Well the repatriation program was basically the cornerstone of the development of any relationship with Aboriginal people. Phil Gordon
Cultural warning - this video contains sensitive information.
The issue of repatriation of Aboriginal remains probably goes back even further than the late '70s when the museum did its first repat[riation]. I mean there was the day of mourning in the 1930s and one of the demands of those, those people was to have their ancestors taken out of museums. It even goes further back than that. In Tasmania where communities down there were burying their people in unmarked graves because they were seeing the graves be disturbed and the remains sold.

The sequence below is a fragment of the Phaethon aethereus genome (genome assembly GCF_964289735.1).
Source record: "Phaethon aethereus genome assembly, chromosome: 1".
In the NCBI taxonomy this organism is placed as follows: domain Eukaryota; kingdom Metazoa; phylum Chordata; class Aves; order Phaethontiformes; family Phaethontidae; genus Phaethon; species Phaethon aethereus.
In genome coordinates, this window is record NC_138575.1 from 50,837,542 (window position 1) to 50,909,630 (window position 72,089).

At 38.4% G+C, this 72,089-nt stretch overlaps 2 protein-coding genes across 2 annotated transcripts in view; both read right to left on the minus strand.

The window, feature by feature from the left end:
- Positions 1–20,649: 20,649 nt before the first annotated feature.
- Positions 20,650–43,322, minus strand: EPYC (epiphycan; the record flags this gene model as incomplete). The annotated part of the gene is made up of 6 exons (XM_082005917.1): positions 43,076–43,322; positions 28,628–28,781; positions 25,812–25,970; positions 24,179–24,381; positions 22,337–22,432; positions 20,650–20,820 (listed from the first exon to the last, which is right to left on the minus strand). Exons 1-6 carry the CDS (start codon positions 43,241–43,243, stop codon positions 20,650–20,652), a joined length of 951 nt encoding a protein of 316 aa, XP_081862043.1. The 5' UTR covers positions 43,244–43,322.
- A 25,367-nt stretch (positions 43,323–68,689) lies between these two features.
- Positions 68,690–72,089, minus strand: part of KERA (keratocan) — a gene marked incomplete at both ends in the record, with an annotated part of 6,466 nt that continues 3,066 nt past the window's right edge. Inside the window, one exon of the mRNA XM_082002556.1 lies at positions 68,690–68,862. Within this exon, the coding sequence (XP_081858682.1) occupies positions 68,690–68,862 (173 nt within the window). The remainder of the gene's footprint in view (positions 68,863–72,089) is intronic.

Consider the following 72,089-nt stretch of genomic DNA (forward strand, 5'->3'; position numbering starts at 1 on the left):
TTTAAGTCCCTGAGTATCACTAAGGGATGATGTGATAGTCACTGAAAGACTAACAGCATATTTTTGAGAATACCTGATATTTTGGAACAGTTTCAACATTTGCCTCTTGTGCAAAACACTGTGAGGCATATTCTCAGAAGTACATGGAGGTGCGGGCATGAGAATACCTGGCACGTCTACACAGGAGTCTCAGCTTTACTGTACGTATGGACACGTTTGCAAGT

But certainly in the 1980s there was a movement around museums, and not supported by all museums, to get ancestral remains returned. And initially the rules of repat were, if we could identify somebody as a known or named individual or somebody that had passed away in the last hundred years, then we could return. And of course we, we did stretch that quite often, but over a ten year period up into the '90s that that opposition certainly disappeared. And then there was the PPNO national policy on return which said that museums should return ancestral remains and could not put any vetoes on those returned, so they couldn't argue scientific value or anything like that. Back to the '90s then, we certainly, we amped it up a bit. I mean there was some federal money in the late '90s that came on board, which looked at supporting the issue of return of remains. But certainly national parks through their sites officers became very involved and this helped the logistics of return, because these sites officers knew the appropriate people in those communities who to talk to and those sorts of things, so it sped it up.